April 17, 2024

Elders validate Journey update report and unveil new Winter Count symbol and join UCalgary on a parallel path

Indigenous community members and university representatives work together to become relatives
From left to right: Florence Kelly, John Chief Moon, Diane Meguinis, Monica Chief Moon, Anne Kokak, Reg Crowshoe, Rose Crowshoe and Cora Voyageur.
Elders at the Tea Dance Ceremony. Riley Brandt, University of Calgary

Indigenous Elders and University of Calgary representatives have come together to witness the ceremonial validation of the 2023 Journey Update: Becoming Relatives and to add a new corresponding cultural symbol to the university’s Winter Count buffalo robe. 

The new symbol is one of many in a series of cultural symbols that tell the pictographic story of the university’s journey toward Truth and Reconciliation since the inception of UCalgary’s Indigenous Strategy, ii taa’poh’to’p, in 2017.  The hand-painted image was unveiled March 21 during the university’s yearly Tea Dance Ceremony hosted by the Office of Indigenous Engagement.

  • Photo above: Standing, from left, John Chief Moon, Monica Chief Moon, Reg Crowshoe. Seated, from left, Florence Kelly, Diane Meguinis, Anne Kokak, Rose Crowshoe, Cora Voyageur.

Shared near the spring equinox, a time of growth and renewal for many Indigenous cultures, this year’s cultural symbol was developed and painted by Elder Reg Crowshoe, Hon. LLD’01, and approved by Elders who are part of the university’s circle of advisers. Crowshoe is a prominent Piikani ceremonialist, community leader, and an appointed cultural adviser with the Office of Indigenous Engagement. Alongside his wife, Rose Crowshoe, Crowshoe shares cultural guidance and presides over the ceremonial aspects of many cultural events hosted by the University of Calgary as part of our journey toward reconciliation. 

While the Journey Update event announced the release of the university’s yearly written community report, the ceremonial validation of that report and the cultural symbols painted on the Winter Count serve a similar purpose by reimagining the key messages of the report into a symbol showcasing UCalgary’s progress within its Indigenous Strategy.

“When (the report) was given to me to put into symbols, I went back on our creation stories to find symbols that represent the title, Becoming Relatives,” says Crowshoe. This year’s pictograph showcases Creator reaching out while surrounded by a group of people holding hands, each representing one of the Nations that are part of the Indigenous Strategy. 

“Creator made us from magic dust and that dust is what everything is made from,” says Crowshoe. “But, when the Elders speak of ‘magic dust,’ what they’re talking about is biomatter; that’s how we were created. We’re all created from the same source, so we we’re all relatives.”

Creator reaching out while surrounded by a group of people holding hands, each representing one of the Nations that are part of the Indigenous Strategy.

The 2024 cultural symbol added to UCalgary's Winter Count buffalo robe.

As discussed in the Winter Count and the written community report, the topic of becoming relatives has been an important theme in strengthening the goals of the Indigenous Strategy. While the concept may be new to some, Crowshoe says becoming a good relative involves respecting all parts of life and all beings within creation, for “they are all our relatives.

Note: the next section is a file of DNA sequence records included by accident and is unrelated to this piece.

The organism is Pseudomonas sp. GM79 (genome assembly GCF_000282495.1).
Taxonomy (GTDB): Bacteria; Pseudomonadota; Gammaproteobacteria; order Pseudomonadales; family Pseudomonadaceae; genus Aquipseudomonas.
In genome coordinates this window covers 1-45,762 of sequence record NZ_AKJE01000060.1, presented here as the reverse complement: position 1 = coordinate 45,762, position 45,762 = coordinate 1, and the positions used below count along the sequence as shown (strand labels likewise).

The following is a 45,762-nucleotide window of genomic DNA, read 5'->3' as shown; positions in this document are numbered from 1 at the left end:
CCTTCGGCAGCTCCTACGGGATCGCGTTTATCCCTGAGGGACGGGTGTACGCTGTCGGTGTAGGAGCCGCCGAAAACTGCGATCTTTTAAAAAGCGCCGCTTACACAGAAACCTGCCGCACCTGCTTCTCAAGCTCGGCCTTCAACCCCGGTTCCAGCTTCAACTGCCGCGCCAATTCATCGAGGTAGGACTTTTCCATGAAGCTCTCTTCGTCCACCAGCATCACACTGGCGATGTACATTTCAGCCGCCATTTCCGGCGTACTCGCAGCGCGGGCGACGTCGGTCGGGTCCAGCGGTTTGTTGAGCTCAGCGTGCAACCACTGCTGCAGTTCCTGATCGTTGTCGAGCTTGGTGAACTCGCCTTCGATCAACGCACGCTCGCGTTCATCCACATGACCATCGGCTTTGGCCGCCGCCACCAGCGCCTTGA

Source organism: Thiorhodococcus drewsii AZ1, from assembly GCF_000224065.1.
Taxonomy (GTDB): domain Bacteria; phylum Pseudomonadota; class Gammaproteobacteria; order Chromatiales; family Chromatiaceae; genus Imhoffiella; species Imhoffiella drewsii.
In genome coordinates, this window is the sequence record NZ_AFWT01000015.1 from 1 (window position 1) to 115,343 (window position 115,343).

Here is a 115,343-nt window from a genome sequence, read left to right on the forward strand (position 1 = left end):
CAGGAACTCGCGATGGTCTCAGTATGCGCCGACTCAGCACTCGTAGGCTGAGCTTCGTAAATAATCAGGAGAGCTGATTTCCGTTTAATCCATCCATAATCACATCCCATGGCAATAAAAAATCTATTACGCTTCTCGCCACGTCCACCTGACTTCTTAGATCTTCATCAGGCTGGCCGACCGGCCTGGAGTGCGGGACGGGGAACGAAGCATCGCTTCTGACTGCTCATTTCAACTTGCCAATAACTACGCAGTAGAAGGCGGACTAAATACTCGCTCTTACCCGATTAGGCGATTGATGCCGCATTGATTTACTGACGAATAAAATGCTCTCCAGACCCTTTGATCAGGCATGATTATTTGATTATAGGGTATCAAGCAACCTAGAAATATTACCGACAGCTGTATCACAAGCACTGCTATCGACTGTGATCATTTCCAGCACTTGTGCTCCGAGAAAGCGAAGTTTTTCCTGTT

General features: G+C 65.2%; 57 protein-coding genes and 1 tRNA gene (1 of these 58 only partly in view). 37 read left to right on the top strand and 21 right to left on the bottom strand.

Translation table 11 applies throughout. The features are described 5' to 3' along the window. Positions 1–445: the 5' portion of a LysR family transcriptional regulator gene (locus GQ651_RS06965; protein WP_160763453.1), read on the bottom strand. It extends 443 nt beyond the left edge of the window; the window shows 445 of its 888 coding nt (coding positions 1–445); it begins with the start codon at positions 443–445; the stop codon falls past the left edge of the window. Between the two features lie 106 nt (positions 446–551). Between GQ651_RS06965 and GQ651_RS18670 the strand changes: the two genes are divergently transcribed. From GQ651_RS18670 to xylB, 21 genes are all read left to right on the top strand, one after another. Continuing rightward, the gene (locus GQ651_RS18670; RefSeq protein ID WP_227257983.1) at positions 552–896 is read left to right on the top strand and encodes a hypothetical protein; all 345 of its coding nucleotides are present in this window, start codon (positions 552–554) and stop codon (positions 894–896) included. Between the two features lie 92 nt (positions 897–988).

“In our traditional rules, (the) river is my relative,” he says. “That river will have grandchildren into seven generations, just as I will also have grandchildren into seven generations; they’ve got to both survive.”

In the spirit of fostering meaningful relationships with the Indigenous community, the Office of Indigenous Engagement is working to emphasizes the importance of parallel paths by having both a written and oral/visual account of the strategy’s progress. 

“The written report to the community, released annually in late fall, is an important part of the implementation of the Indigenous Strategy, capturing a progressive journey from one year to the next. The Winter Count, renewed each spring, is viewed in parallel to our written report, capturing the story of ii’ taa’poh’to’p through a series cultural symbol — an Indigenous way of sharing our journey together,” says Dr. Shawna Cunningham, EdD, acting vice-provost of Indigenous engagement and director of the Indigenous Strategy. 

Crowshoe explains: “Part of becoming a good relative is being able to respect and recognize that the oral system is just as valuable. We need to understand each other and walk in parallel paths if we want to achieve reconciliation.”

To learn more about UCalgary’s Indigenous Strategy and read all annual reports, visit the Office of Indigenous Engagement’s Our Journey web page.

ii’ taa’poh’to’p, The University of Calgary’s Indigenous Strategy, is a commitment to deep evolutionary transformation by reimagining ways of knowing, doing, connecting and being. Walking parallel paths together, “in a good way,” UCalgary is moving toward genuine reconciliation and Indigenization.

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